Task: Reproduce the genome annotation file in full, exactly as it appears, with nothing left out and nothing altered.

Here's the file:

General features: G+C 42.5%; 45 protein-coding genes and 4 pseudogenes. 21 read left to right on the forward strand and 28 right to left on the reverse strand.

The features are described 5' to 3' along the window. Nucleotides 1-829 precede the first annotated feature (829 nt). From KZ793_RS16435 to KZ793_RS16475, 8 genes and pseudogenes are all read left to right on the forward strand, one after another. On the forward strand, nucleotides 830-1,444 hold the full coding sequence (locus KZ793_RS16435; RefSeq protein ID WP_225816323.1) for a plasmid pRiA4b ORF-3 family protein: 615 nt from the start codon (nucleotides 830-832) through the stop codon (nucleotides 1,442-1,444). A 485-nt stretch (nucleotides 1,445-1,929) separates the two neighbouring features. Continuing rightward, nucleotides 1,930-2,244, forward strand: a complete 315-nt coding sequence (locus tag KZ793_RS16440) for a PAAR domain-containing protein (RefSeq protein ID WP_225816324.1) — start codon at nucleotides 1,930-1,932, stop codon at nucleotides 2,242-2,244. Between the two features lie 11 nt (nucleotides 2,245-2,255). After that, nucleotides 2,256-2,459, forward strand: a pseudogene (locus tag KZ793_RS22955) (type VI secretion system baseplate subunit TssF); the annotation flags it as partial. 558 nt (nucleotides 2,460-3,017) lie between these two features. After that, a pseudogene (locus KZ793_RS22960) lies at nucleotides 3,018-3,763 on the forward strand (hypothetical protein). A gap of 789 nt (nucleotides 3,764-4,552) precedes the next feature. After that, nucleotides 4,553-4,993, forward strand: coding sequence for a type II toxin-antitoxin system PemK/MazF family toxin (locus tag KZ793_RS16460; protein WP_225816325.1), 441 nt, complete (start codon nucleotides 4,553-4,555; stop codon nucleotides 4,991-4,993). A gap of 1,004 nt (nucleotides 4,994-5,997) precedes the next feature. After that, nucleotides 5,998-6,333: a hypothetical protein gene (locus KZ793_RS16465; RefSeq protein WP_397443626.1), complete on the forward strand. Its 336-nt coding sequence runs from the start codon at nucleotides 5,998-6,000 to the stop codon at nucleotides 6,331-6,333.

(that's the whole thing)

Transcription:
General features: G+C 42.5%; 45 protein-coding genes and 4 pseudogenes. 21 read left to right on the forward strand and 28 right to left on the reverse strand.

The features are described 5' to 3' along the window. Nucleotides 1-829 precede the first annotated feature (829 nt). From KZ793_RS16435 to KZ793_RS16475, 8 genes and pseudogenes are all read left to right on the forward strand, one after another. On the forward strand, nucleotides 830-1,444 hold the full coding sequence (locus KZ793_RS16435; RefSeq protein ID WP_225816323.1) for a plasmid pRiA4b ORF-3 family protein: 615 nt from the start codon (nucleotides 830-832) through the stop codon (nucleotides 1,442-1,444). A 485-nt stretch (nucleotides 1,445-1,929) separates the two neighbouring features. Continuing rightward, nucleotides 1,930-2,244, forward strand: a complete 315-nt coding sequence (locus tag KZ793_RS16440) for a PAAR domain-containing protein (RefSeq protein ID WP_225816324.1) — start codon at nucleotides 1,930-1,932, stop codon at nucleotides 2,242-2,244. Between the two features lie 11 nt (nucleotides 2,245-2,255). After that, nucleotides 2,256-2,459, forward strand: a pseudogene (locus tag KZ793_RS22955) (type VI secretion system baseplate subunit TssF); the annotation flags it as partial. 558 nt (nucleotides 2,460-3,017) lie between these two features. After that, a pseudogene (locus KZ793_RS22960) lies at nucleotides 3,018-3,763 on the forward strand (hypothetical protein). A gap of 789 nt (nucleotides 3,764-4,552) precedes the next feature. After that, nucleotides 4,553-4,993, forward strand: coding sequence for a type II toxin-antitoxin system PemK/MazF family toxin (locus tag KZ793_RS16460; protein WP_225816325.1), 441 nt, complete (start codon nucleotides 4,553-4,555; stop codon nucleotides 4,991-4,993). A gap of 1,004 nt (nucleotides 4,994-5,997) precedes the next feature. After that, nucleotides 5,998-6,333: a hypothetical protein gene (locus KZ793_RS16465; RefSeq protein WP_397443626.1), complete on the forward strand. Its 336-nt coding sequence runs from the start codon at nucleotides 5,998-6,000 to the stop codon at nucleotides 6,331-6,333.